The Most In-Demand Jobs Right Now In 2022

Even if there are rising worries about an economic recession, the job market is still healthy. Even while hiring rates are higher than they were before COVID in many sectors and nations, it is still advisable to plan for increased ambiguity. 

One activity will be crucial for businesses in either scenario, regardless of how the economy performs: learning and development (L&D). Upskilling current employees can produce an internal talent pipeline for otherwise difficult-to-fill positions, regardless of whether hiring remains exceedingly competitive or headcount budgets start to run out.

Perhaps this explains why, more than any other profession on LinkedIn worldwide, demand for training supervisors increased by almost 5 times in recent months. Between April 1 and June 30, 2022, the number of paid job postings for training supervisors increased by +374% (or 4.7x). 

Are you eager to learn (and grow) more? Continue reading to learn the complete rankings of the jobs with the highest demand and the jobs with the fastest-growing demand. To assist talent professionals in managing expectations, informing hiring choices, and comprehending the shifting nature of the talent market, this story is updated every three months.

Jobs with rapidly growing demand in recent months: training supervisors, physical therapists, and delivery drivers

Investing more in L&D can be a smart move if you’re looking to reduce high turnover rates or “create” talent internally rather than “purchase” it from outside personnel.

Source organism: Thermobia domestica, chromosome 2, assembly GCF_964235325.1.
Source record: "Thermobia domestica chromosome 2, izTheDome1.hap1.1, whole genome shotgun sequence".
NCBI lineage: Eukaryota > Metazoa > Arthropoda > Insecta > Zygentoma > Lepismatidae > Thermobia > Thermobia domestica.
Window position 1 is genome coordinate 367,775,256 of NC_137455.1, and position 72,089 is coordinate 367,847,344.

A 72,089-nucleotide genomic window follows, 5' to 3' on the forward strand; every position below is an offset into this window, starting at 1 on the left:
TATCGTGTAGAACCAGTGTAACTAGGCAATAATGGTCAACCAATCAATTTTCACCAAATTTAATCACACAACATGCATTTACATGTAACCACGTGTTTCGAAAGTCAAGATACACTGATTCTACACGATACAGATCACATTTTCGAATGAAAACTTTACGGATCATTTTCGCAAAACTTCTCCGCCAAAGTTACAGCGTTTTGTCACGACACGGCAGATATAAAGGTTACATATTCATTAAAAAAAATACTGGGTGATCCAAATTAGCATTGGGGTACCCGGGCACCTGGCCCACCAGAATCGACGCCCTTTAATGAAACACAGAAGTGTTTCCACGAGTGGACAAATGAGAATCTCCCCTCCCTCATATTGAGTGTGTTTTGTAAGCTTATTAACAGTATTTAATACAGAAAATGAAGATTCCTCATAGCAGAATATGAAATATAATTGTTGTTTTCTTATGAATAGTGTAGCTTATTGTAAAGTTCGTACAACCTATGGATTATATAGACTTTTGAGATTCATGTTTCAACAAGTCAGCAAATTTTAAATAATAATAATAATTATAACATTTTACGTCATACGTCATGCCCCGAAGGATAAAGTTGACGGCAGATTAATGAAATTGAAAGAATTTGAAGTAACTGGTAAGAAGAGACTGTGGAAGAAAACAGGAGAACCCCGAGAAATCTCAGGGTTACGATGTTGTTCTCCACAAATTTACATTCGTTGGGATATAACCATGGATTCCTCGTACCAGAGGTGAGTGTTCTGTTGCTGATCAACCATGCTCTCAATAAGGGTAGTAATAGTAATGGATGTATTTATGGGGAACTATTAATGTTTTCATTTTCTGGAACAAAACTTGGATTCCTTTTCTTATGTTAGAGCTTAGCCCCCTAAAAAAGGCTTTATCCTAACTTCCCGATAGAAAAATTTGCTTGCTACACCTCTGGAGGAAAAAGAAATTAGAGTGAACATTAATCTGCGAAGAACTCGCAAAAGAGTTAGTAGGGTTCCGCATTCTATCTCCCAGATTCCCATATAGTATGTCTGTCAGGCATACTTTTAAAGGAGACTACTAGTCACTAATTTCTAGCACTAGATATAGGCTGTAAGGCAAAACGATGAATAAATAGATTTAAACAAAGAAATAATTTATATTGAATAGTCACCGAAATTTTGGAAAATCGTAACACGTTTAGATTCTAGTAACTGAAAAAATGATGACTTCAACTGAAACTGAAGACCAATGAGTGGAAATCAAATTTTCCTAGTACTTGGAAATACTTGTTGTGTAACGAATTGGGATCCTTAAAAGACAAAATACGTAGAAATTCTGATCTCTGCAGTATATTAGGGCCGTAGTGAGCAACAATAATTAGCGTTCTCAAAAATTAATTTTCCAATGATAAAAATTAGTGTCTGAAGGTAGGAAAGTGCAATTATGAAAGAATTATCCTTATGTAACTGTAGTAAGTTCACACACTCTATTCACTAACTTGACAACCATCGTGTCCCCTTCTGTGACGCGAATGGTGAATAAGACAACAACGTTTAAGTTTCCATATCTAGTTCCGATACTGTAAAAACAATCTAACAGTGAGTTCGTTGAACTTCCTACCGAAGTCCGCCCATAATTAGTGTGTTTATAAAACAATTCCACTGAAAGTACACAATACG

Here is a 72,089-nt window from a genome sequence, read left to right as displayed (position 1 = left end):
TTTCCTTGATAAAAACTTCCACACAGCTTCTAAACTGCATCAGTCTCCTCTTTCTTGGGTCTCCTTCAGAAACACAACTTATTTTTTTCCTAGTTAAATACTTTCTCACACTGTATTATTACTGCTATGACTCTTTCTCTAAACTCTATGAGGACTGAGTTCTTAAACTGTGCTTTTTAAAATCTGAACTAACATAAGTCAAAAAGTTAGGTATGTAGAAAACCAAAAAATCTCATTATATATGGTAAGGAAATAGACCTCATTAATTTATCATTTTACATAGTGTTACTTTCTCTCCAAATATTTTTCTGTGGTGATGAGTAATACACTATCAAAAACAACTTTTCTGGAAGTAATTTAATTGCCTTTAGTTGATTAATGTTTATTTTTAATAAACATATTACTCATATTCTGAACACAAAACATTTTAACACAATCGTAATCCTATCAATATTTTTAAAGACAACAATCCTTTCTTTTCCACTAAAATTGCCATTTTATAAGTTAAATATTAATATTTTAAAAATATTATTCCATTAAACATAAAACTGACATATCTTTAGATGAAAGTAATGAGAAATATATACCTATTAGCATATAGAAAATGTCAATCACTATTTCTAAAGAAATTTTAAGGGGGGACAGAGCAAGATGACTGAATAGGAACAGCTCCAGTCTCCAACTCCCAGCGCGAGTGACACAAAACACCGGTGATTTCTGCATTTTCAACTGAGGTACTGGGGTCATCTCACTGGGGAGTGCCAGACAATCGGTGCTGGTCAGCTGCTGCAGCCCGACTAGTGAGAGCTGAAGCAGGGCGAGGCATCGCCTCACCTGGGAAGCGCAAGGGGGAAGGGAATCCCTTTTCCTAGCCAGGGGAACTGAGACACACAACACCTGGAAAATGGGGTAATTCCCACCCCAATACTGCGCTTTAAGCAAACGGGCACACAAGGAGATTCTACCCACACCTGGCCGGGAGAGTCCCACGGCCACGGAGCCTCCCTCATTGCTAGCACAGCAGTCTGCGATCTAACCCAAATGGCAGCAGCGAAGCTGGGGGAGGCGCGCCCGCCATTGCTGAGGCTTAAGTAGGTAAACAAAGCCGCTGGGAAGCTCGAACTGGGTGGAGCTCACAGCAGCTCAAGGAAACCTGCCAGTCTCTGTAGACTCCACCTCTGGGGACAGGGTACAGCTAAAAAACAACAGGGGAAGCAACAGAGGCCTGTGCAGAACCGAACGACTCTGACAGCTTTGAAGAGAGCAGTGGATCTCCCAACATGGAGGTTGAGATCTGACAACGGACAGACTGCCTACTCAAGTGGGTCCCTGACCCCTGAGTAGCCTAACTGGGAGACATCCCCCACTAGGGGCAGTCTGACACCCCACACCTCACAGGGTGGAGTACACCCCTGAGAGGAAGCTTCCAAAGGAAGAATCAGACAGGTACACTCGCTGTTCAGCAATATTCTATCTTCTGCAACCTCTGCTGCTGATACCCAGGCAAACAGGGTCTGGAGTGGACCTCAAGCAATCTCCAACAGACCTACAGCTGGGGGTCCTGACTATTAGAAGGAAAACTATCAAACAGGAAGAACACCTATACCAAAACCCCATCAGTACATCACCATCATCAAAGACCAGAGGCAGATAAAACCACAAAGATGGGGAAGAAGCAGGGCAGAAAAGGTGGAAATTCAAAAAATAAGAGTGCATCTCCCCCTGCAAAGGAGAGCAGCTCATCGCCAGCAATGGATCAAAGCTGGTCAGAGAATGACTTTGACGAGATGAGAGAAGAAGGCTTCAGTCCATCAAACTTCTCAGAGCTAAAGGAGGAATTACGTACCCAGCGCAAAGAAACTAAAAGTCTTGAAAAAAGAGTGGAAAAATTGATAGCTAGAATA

Upskilling your workers could aid in improving retention because employees whose abilities aren’t being used to their full potential are 10x more likely to hunt for a new job. And if you’re having trouble filling the most sought-after positions, it might be more practical to expand your team internally. 

A nearly 5-fold increase in job postings for training supervisors may imply that firms are trying to hedge their risks by placing a wager on L&D given the current state of the economy.

Jobs with the fastest-growing demand on LinkedIn

Roles with the greatest increase in LinkedIn job posts, Q1 2022 (January 1 – March 31) vs. Q2 2022 (April 1 – June 30)

  1. Training Supervisor +4.7x more job posts in Q2 2022 vs. Q1 2022
  2. Patient Service Representative +3.9x
  3. Physical Therapist +3.6x 
  4. Distribution Specialist +3.2x
  5. Delivery Driver +3.2x
  6. Office Coordinator +3.2x 
  7. Pediatric Nurse +3.2x 
  8. Kitchen Staff +3.1x
  9. Oracle Specialist +2.9x 
  10. Brand Representative +2.5x 

Patient service representatives and physical therapists saw demand increases of almost 4x and over 3.5x, respectively, making them two of the top three roles with the fastest-growing demand in the healthcare industry. 

As a result of loosened pandemic limitations and a spike in elective procedures, several physical therapy clinics report being overrun with new appointments. This has resulted in a substantial increase in demand for physical therapists.